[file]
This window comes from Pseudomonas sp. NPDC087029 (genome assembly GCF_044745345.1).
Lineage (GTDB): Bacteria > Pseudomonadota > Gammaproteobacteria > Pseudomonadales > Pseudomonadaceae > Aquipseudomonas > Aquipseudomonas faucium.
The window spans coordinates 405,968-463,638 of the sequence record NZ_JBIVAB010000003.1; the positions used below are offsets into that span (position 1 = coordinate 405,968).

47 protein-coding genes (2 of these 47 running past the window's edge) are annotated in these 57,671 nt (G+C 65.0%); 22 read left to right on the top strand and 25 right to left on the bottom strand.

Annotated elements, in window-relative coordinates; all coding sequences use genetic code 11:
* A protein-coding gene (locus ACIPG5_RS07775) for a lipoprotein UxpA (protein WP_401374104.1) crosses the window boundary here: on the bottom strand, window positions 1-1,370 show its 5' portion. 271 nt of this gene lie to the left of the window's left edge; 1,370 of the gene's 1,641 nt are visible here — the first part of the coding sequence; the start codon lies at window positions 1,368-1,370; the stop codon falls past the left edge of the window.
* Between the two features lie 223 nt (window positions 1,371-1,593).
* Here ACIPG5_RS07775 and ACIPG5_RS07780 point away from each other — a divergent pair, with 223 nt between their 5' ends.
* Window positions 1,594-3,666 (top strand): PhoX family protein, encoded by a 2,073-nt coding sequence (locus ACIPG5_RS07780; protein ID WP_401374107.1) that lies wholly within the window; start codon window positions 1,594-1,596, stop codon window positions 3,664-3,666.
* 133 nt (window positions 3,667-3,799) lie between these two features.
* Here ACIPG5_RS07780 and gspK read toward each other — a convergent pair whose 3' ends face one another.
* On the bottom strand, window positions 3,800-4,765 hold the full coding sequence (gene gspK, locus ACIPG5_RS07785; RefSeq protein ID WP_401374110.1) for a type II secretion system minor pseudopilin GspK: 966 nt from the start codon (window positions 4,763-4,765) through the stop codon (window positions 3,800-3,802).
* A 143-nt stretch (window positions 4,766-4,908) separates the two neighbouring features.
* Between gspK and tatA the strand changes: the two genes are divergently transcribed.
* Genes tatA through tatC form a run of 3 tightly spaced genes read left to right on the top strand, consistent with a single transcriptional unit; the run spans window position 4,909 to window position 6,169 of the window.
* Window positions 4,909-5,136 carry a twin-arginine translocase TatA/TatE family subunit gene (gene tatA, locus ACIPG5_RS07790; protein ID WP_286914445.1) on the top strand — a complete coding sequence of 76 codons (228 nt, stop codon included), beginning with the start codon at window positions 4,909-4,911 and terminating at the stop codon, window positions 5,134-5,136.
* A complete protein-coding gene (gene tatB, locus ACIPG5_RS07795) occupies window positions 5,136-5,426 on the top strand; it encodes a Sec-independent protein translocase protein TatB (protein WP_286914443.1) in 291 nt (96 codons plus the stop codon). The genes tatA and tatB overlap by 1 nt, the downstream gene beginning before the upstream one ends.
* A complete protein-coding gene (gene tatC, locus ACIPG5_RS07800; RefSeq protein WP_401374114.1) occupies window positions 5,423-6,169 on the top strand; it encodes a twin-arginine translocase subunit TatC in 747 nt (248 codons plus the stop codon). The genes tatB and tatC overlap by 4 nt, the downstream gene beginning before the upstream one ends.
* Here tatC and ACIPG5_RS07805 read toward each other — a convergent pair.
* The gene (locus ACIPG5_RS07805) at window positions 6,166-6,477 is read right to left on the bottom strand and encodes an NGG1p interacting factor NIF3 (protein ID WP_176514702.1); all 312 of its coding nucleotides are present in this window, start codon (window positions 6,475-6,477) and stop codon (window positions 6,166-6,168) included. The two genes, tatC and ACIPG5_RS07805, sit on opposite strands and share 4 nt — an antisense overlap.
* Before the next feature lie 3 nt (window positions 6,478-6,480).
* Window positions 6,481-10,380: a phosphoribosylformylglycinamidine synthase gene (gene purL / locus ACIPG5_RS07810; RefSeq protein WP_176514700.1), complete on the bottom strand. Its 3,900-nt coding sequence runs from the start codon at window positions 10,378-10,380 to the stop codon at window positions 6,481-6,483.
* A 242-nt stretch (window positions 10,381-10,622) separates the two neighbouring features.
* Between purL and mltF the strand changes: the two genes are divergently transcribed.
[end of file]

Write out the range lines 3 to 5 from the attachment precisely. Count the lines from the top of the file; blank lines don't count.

The window spans coordinates 405,968-463,638 of the sequence record NZ_JBIVAB010000003.1; the positions used below are offsets into that span (position 1 = coordinate 405,968).

47 protein-coding genes (2 of these 47 running past the window's edge) are annotated in these 57,671 nt (G+C 65.0%); 22 read left to right on the top strand and 25 right to left on the bottom strand.

Annotated elements, in window-relative coordinates; all coding sequences use genetic code 11: